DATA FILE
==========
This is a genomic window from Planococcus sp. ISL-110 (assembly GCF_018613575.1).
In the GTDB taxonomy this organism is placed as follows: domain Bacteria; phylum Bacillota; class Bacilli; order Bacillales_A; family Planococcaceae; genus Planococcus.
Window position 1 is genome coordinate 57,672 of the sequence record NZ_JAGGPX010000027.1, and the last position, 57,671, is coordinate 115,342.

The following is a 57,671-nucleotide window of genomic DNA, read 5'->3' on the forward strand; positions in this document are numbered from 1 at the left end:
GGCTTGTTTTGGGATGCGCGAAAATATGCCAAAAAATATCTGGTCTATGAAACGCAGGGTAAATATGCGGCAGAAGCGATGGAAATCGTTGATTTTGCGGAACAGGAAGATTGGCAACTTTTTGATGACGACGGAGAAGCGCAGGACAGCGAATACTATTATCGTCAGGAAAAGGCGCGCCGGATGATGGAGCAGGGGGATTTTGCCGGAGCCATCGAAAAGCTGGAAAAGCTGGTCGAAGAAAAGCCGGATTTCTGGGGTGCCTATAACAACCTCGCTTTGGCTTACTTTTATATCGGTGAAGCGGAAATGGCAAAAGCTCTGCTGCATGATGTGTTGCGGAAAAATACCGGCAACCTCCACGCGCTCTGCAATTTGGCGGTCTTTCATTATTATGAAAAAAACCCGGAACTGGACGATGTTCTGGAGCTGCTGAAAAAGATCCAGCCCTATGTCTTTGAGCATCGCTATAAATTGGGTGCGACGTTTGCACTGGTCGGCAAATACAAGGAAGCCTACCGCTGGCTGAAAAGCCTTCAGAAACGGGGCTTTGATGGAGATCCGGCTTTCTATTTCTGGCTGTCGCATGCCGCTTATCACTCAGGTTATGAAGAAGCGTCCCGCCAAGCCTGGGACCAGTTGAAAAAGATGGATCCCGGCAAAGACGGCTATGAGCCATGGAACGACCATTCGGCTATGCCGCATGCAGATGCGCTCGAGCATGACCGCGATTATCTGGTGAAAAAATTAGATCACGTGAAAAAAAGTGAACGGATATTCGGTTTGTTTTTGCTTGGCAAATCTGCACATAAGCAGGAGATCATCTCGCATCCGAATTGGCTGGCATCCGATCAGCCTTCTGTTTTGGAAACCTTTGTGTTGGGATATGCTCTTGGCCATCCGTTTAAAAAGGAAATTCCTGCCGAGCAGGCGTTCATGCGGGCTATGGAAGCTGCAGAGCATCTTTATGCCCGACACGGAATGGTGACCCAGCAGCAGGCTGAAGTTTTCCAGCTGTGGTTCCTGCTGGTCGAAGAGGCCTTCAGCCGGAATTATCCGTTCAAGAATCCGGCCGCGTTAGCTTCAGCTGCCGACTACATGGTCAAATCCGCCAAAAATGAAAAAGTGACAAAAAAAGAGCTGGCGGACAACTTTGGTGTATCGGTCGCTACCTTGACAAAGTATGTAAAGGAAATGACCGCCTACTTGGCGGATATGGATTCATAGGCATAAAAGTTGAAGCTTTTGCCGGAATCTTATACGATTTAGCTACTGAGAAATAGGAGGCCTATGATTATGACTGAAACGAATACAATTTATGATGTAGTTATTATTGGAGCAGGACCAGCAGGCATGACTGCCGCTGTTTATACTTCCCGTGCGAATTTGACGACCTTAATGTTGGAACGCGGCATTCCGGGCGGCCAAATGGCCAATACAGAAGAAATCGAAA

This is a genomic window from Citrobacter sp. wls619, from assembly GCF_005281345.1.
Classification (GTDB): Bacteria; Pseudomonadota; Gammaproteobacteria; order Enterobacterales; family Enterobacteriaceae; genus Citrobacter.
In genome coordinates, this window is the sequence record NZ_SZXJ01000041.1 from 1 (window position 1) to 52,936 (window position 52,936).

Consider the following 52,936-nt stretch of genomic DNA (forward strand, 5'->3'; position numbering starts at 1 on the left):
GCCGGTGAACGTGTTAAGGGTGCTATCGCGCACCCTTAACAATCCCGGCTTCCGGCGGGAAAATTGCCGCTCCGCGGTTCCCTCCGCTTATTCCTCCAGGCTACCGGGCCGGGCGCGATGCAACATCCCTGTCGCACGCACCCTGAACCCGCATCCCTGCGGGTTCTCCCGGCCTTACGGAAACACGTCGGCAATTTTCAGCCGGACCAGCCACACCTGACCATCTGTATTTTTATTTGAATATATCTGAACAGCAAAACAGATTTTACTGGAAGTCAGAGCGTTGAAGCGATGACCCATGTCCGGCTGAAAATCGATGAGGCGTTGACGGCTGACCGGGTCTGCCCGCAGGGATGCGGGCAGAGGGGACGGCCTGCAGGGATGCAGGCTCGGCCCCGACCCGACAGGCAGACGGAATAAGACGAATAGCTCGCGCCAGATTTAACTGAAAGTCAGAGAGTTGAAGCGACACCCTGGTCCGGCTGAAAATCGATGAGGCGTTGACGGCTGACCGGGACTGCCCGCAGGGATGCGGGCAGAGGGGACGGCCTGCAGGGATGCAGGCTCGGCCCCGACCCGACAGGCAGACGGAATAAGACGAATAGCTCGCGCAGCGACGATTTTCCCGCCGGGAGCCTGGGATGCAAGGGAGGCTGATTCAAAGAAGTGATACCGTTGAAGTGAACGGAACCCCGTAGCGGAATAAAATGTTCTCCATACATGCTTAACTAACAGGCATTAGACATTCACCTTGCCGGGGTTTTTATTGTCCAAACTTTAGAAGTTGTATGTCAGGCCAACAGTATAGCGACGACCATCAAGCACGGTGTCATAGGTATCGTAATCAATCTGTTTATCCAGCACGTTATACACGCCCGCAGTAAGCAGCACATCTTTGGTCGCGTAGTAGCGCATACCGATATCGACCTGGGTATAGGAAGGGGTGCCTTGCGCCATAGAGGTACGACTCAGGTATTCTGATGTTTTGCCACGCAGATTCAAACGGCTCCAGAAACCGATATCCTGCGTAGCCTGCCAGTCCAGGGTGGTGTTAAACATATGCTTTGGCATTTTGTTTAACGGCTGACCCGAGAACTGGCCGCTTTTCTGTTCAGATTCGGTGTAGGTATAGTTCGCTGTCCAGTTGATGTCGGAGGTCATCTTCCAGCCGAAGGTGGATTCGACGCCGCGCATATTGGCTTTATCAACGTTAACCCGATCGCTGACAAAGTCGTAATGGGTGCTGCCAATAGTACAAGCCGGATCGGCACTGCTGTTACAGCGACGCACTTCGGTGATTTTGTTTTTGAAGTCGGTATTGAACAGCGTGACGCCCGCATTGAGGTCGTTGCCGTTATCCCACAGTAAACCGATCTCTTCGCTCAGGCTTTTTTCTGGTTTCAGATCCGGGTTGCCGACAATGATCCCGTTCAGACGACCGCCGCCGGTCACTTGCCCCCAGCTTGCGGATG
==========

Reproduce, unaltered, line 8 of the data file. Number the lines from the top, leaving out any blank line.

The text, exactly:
In genome coordinates, this window is the sequence record NZ_SZXJ01000041.1 from 1 (window position 1) to 52,936 (window position 52,936).